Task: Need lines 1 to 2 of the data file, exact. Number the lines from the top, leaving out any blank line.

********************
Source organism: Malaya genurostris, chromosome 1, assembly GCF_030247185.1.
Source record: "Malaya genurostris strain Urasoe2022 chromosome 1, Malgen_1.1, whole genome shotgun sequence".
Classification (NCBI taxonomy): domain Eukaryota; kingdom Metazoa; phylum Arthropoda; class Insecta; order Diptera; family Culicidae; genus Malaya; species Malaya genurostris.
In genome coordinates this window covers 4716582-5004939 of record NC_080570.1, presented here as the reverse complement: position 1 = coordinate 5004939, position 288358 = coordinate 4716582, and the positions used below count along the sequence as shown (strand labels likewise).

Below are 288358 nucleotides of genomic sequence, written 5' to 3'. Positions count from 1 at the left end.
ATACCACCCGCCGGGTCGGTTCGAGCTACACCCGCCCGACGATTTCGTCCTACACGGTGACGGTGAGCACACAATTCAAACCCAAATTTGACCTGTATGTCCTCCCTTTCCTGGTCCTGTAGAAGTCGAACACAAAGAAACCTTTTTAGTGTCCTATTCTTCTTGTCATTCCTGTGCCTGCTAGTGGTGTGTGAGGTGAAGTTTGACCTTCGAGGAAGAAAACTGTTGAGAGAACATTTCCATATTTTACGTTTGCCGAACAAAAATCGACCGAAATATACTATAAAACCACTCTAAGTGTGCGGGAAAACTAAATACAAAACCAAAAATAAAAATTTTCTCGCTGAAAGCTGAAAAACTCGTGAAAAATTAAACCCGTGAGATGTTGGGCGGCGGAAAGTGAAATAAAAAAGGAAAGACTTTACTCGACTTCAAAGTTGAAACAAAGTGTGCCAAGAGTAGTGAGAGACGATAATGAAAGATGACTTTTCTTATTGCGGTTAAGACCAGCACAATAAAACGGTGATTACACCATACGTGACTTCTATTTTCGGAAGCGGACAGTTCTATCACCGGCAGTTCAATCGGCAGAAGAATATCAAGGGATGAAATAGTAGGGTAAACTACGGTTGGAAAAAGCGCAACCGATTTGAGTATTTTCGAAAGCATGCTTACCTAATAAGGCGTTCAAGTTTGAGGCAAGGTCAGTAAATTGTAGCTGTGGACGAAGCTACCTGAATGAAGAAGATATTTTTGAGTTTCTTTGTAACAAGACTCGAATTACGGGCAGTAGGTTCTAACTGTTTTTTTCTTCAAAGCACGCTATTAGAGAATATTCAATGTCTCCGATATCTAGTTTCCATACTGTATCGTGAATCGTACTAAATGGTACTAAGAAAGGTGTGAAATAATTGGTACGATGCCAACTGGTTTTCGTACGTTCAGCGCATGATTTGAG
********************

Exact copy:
Source organism: Malaya genurostris, chromosome 1, assembly GCF_030247185.1.
Source record: "Malaya genurostris strain Urasoe2022 chromosome 1, Malgen_1.1, whole genome shotgun sequence".